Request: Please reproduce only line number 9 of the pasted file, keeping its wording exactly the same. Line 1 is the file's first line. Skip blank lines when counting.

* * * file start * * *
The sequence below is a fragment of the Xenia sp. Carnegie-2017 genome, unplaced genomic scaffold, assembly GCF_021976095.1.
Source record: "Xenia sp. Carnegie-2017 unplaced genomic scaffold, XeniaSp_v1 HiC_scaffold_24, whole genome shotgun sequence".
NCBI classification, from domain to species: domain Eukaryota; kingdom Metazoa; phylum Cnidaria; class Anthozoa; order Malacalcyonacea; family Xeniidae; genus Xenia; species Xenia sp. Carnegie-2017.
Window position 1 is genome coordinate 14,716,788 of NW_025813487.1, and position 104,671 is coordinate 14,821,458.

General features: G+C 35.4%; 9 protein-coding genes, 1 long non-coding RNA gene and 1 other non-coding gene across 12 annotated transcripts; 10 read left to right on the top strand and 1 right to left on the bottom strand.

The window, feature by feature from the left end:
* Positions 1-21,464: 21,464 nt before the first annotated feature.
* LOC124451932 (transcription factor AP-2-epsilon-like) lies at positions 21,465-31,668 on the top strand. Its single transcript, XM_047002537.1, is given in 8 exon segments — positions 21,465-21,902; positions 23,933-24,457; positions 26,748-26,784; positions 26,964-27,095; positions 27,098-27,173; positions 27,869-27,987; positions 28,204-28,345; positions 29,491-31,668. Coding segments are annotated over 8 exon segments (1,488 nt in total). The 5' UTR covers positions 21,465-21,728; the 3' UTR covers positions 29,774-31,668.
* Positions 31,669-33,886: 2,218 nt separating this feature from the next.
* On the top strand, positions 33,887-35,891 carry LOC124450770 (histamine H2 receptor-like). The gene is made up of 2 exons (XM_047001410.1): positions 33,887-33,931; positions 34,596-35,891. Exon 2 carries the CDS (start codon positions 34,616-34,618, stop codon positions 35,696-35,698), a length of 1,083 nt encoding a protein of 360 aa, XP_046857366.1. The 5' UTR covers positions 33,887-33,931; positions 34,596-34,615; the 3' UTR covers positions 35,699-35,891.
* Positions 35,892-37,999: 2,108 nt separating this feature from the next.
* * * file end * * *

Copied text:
* Positions 31,669-33,886: 2,218 nt separating this feature from the next.